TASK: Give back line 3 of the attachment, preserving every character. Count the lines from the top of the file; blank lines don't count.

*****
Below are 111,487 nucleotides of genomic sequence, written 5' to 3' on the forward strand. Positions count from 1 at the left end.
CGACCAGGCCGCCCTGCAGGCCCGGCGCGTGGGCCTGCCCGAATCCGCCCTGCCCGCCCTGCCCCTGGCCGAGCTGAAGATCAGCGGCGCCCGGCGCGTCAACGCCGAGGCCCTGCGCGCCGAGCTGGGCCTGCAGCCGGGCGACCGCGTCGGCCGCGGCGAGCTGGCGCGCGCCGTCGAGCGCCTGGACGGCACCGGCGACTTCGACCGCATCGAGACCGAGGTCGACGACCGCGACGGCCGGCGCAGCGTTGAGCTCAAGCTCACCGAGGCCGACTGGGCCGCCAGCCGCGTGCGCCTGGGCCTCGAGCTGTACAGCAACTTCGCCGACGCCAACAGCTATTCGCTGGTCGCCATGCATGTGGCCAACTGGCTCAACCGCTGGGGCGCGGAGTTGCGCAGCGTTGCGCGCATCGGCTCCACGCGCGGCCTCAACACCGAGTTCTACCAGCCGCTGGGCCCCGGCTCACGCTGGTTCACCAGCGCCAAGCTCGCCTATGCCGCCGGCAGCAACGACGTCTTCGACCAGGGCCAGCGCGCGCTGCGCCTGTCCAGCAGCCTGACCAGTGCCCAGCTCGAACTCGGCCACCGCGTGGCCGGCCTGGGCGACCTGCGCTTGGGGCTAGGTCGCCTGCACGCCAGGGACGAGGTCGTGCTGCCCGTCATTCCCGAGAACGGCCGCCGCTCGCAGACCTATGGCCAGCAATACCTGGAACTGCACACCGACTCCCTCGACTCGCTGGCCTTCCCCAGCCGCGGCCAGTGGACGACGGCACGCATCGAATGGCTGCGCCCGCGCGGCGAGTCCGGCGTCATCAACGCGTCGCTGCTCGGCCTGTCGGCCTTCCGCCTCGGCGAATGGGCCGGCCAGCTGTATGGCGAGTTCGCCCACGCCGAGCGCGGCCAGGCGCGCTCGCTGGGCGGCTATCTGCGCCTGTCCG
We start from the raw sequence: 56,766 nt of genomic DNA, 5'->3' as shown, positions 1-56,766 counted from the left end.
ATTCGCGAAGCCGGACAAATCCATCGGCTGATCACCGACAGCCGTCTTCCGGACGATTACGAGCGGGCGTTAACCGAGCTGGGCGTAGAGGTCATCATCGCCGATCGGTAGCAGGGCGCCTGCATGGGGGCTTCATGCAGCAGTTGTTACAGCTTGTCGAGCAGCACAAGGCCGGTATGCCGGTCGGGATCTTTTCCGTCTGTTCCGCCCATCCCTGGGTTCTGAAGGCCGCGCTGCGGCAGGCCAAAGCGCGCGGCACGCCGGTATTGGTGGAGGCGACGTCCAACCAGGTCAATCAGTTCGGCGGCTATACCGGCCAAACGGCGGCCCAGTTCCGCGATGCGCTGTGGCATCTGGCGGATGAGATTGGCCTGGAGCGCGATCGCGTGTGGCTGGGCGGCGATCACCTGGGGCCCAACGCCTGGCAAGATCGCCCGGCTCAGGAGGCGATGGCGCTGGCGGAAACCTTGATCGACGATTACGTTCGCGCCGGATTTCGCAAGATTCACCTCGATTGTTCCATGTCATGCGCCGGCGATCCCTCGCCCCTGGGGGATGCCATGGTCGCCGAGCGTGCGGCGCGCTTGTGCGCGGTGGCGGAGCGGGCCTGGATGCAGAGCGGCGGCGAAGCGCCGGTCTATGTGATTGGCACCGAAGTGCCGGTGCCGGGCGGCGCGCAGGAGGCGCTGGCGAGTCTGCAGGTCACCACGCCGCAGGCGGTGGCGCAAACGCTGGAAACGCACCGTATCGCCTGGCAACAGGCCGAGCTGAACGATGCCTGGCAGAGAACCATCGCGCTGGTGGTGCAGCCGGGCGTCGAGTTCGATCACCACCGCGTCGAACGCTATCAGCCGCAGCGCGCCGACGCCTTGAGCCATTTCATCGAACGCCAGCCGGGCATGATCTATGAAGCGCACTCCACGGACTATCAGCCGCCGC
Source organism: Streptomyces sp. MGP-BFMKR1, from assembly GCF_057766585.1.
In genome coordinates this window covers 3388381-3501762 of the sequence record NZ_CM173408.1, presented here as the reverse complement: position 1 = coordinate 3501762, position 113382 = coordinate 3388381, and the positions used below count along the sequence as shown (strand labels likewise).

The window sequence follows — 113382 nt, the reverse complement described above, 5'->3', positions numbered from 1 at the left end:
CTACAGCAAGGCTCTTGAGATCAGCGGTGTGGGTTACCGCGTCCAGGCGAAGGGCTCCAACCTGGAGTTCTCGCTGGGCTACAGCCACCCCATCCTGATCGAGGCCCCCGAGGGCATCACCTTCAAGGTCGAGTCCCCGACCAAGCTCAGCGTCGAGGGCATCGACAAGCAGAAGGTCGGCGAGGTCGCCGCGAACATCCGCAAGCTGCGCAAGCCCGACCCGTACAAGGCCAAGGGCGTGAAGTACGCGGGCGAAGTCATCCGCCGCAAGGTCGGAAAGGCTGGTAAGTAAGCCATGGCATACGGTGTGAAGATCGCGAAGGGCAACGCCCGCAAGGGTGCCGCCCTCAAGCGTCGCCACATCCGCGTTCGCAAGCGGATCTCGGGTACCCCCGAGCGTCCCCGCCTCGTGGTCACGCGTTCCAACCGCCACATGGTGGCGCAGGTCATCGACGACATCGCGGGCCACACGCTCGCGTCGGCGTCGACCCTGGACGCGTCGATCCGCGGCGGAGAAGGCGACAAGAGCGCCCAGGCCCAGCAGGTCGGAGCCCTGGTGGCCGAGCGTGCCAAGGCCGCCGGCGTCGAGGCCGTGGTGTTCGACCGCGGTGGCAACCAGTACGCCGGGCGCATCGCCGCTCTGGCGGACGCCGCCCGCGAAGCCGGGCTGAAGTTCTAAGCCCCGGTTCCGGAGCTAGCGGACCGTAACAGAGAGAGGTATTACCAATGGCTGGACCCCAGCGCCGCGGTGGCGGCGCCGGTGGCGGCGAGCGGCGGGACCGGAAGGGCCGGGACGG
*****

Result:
We start from the raw sequence: 56,766 nt of genomic DNA, 5'->3' as shown, positions 1-56,766 counted from the left end.